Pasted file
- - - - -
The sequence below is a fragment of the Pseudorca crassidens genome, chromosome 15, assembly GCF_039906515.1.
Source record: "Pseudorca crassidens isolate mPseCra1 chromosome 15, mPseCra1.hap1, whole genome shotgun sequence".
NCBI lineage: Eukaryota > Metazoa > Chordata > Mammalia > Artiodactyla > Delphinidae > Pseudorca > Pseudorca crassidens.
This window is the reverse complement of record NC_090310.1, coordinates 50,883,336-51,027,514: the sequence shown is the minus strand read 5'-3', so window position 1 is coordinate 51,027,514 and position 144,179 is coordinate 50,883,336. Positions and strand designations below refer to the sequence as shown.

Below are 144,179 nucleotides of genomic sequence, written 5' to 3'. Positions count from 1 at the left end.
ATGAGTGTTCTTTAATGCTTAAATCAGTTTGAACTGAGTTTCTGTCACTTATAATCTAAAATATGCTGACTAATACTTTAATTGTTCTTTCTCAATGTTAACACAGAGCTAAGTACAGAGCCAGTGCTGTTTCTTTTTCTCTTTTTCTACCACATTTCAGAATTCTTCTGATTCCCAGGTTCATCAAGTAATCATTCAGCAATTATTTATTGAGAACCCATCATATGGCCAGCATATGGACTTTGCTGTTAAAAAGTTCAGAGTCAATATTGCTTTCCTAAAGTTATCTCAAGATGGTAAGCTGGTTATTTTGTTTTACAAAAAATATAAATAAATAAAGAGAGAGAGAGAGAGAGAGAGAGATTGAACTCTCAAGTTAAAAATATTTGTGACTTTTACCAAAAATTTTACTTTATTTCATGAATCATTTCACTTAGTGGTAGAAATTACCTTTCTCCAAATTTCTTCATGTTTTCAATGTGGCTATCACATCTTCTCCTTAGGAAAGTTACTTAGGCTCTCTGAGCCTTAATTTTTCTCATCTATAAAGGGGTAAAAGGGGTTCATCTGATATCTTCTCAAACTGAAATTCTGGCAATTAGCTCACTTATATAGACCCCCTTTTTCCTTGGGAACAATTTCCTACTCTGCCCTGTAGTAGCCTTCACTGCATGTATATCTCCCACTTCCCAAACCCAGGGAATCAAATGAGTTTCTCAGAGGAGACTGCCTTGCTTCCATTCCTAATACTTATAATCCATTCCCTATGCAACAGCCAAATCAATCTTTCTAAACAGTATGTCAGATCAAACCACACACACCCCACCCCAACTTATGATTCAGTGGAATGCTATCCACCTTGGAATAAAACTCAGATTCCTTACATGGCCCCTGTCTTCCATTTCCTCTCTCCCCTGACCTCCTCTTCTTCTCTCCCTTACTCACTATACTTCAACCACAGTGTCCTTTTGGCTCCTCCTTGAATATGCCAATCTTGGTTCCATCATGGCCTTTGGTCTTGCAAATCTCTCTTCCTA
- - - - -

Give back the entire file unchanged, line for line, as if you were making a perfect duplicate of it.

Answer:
The sequence below is a fragment of the Pseudorca crassidens genome, chromosome 15, assembly GCF_039906515.1.
Source record: "Pseudorca crassidens isolate mPseCra1 chromosome 15, mPseCra1.hap1, whole genome shotgun sequence".
NCBI lineage: Eukaryota > Metazoa > Chordata > Mammalia > Artiodactyla > Delphinidae > Pseudorca > Pseudorca crassidens.
This window is the reverse complement of record NC_090310.1, coordinates 50,883,336-51,027,514: the sequence shown is the minus strand read 5'-3', so window position 1 is coordinate 51,027,514 and position 144,179 is coordinate 50,883,336. Positions and strand designations below refer to the sequence as shown.

Below are 144,179 nucleotides of genomic sequence, written 5' to 3'. Positions count from 1 at the left end.
ATGAGTGTTCTTTAATGCTTAAATCAGTTTGAACTGAGTTTCTGTCACTTATAATCTAAAATATGCTGACTAATACTTTAATTGTTCTTTCTCAATGTTAACACAGAGCTAAGTACAGAGCCAGTGCTGTTTCTTTTTCTCTTTTTCTACCACATTTCAGAATTCTTCTGATTCCCAGGTTCATCAAGTAATCATTCAGCAATTATTTATTGAGAACCCATCATATGGCCAGCATATGGACTTTGCTGTTAAAAAGTTCAGAGTCAATATTGCTTTCCTAAAGTTATCTCAAGATGGTAAGCTGGTTATTTTGTTTTACAAAAAATATAAATAAATAAAGAGAGAGAGAGAGAGAGAGAGAGATTGAACTCTCAAGTTAAAAATATTTGTGACTTTTACCAAAAATTTTACTTTATTTCATGAATCATTTCACTTAGTGGTAGAAATTACCTTTCTCCAAATTTCTTCATGTTTTCAATGTGGCTATCACATCTTCTCCTTAGGAAAGTTACTTAGGCTCTCTGAGCCTTAATTTTTCTCATCTATAAAGGGGTAAAAGGGGTTCATCTGATATCTTCTCAAACTGAAATTCTGGCAATTAGCTCACTTATATAGACCCCCTTTTTCCTTGGGAACAATTTCCTACTCTGCCCTGTAGTAGCCTTCACTGCATGTATATCTCCCACTTCCCAAACCCAGGGAATCAAATGAGTTTCTCAGAGGAGACTGCCTTGCTTCCATTCCTAATACTTATAATCCATTCCCTATGCAACAGCCAAATCAATCTTTCTAAACAGTATGTCAGATCAAACCACACACACCCCACCCCAACTTATGATTCAGTGGAATGCTATCCACCTTGGAATAAAACTCAGATTCCTTACATGGCCCCTGTCTTCCATTTCCTCTCTCCCCTGACCTCCTCTTCTTCTCTCCCTTACTCACTATACTTCAACCACAGTGTCCTTTTGGCTCCTCCTTGAATATGCCAATCTTGGTTCCATCATGGCCTTTGGTCTTGCAAATCTCTCTTCCTA